Risk Management

The Warburton Mountain Bike Destination Project is only now drawing up a Multi Agency Emergency Management Plan. It would have been more appropriate to have considered the impact on our emergency services and our local community from the beginning. Why wasn’t it considered in the Warburton Feasibility Study of 2013? Why wasn’t it considered in the risk assessment documents, the latest of which was prepared in 2018?

Health Risks

Mountain Bikers will have accidents (they already do in our area) and our local paramedic/ambulance services (and medical clinics and hospitals) will have to respond to these eventualities. They are already strained to excess as described in a newspaper article in the Mountain Views Mail:

TRIP The Ambos Story – 13 August 2018

Referring to the overstretched services in the Yarra Valley, Mobile Intensive Care Paramedic Jason Callanan says:

“Your brother who is short of breath having an asthma attack, we can’t get to him in time because we’re dealing with this (an avoidable car crash). To another. “Your baby sister who has croup, we can’t get to her in time,” and another, “Your mum or dad who has chest pain, or could be having a stroke, we can’t get to them either, because we’re dealing with this; and it’s something that could have been avoided.”

So what will happen when those paramedics are instead dealing with Mountain Bike Casualties, something else that was entirely avoidable? And this is further complicated by the remote trails that the Ambos will have to go out to, in order to retrieve injured Mountain Bikers.

Fire Risk

If a bushfire occurs, the many mountain bikers will cause a great strain on any evacuation. It is reprehensible to load a projected 4,125 mountain bikers per week in addition to other visitors and our locals, many of them scattered throughout the hills on trails isolated from easy contact. Evacuation off the mountains and on our narrow roads with the choke point on Warburton Highway is highly problematic. It is not something that should be considered an afterthought, after the decision to build has been made and the funding for it has been acquired.

This article highlights the fire risks of living in the Upper Yarra Valley that makes it clear that an extra load of tourists here will make things far more difficult:


And so does this video put out by the CFA which discusses all the issues that residents worry about particularly with a large extra population of tourists, with 4,000+ extra mountain bike riders needing to not just be evacuated but to be evacuated off remote locations on the mountains among dense bushland.
CFA Know Your Risk Yarra Valley video

Some quotes from the video:

“(Launching Place, Warburton etc) . . .it’s time and distance so it can take some time for us to get to some of those places. All of those places are at high risk of bushfire.

“This area is very dry, it is very prone to bushfire. We are very vulnerable because we just have one highway going in and going out. Egress is an issue if there is going to be a fire.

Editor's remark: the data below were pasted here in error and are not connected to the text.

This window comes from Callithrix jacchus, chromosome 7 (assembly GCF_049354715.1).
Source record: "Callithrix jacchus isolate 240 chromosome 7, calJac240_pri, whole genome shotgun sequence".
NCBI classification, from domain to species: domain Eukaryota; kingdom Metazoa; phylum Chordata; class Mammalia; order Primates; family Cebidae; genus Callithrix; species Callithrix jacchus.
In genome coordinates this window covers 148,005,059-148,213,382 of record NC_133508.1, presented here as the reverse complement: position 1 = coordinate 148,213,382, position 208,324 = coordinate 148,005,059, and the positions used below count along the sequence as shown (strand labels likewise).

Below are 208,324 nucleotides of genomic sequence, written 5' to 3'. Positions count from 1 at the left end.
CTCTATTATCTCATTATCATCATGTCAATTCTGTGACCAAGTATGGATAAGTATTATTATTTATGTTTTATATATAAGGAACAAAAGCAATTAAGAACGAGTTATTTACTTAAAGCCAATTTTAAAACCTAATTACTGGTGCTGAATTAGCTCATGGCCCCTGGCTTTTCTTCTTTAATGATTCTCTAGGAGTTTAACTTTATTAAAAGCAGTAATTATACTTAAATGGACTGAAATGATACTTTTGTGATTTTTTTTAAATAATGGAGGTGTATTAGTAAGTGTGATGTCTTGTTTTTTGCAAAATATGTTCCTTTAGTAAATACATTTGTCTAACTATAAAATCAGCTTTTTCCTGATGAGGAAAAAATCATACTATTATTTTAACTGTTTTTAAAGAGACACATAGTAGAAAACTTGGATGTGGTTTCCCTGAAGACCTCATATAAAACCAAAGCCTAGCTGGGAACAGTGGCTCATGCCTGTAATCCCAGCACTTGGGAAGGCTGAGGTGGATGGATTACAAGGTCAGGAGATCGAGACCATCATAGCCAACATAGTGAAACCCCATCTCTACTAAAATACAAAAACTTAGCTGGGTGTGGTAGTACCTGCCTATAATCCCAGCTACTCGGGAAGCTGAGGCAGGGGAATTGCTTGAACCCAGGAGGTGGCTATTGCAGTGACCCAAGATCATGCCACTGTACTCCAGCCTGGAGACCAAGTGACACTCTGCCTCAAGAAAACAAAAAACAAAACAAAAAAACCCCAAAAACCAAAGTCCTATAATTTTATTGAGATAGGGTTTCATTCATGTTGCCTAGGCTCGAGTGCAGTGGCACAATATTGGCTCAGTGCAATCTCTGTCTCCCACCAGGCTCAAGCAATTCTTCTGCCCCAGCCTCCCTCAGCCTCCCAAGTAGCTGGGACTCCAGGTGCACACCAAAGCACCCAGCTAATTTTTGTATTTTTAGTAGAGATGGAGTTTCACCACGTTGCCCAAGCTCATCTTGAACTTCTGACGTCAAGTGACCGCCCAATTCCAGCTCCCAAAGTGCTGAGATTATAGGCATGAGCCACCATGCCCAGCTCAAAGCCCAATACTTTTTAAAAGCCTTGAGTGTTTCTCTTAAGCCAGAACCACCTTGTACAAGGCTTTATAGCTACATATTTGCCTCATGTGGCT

“With traffic issues already on the Warburton Highway and many houses surrounded by dense bushland, getting 12,000 people out of here in a hurry if a major bushfire hits is one of our biggest challenges and biggest concerns.

There is also a section where a fire truck has to cross onto the wrong side of the road on a narrow bend because there are road bikes riding multiple abreast blocking the entire left hand side of the road.

This video features Forest Fire Management Victoria Chief Fire Officer Chris Hardman on January 17 at 2:43 PM  in which he says:

“Surprisingly for me we are still finding that even where we have a Total Fire Ban people are still lighting camp fires. That is irresponsible and it can lead to devastating bush fires which impact rural communities and could impact people’s lives.” Vic Emergency Video

Warburton Mountain Bike Destination – Risk Management Plan

In order to get funding the Project had to put out a Risk Management Plan. This is the Plan that was submitted to the Federal ‘Building Better Regions Fund’ which then allocated funds of $3,000,000 for the Project.
WMBD – Risk Management Plan

Their plan was supposed to include these risk criteria (page 4 of above document):

PDF File

Yet nothing was said about risk to human life or health through injury or fire risk. Only economic considerations and the ‘low risk’ of political fallout. Notice how serious a fatality is rated, that injuries requiring hospitalisation should be included.

Even though the guidelines mention risk to wildlife, nothing was said about the loss of habitat to an endangered species (ie Leadbeater’s Possum) or to other wildlife, from disturbance of their habitat or increased risk of injury on the roads from increased traffic.

Nothing was said about the social impact, that will cause disruption to community well-being.

All the risks evaluated were about construction delays, planning permit blow outs, budget blow outs, traffic disruptions (during construction only), etc. with one ‘low risk’ concern that there may be some political risk from the community (page 11):

PDF File

Please note that approaches to the council and other authorities have been undertaken by multiple groups and individuals. There has been little mitigation to warrant the ‘residual’ risk.

The risk assessment used the Australian Standard AS/NZS ISO 31000:2009 Risk Management Principles and Guidelines as a guide.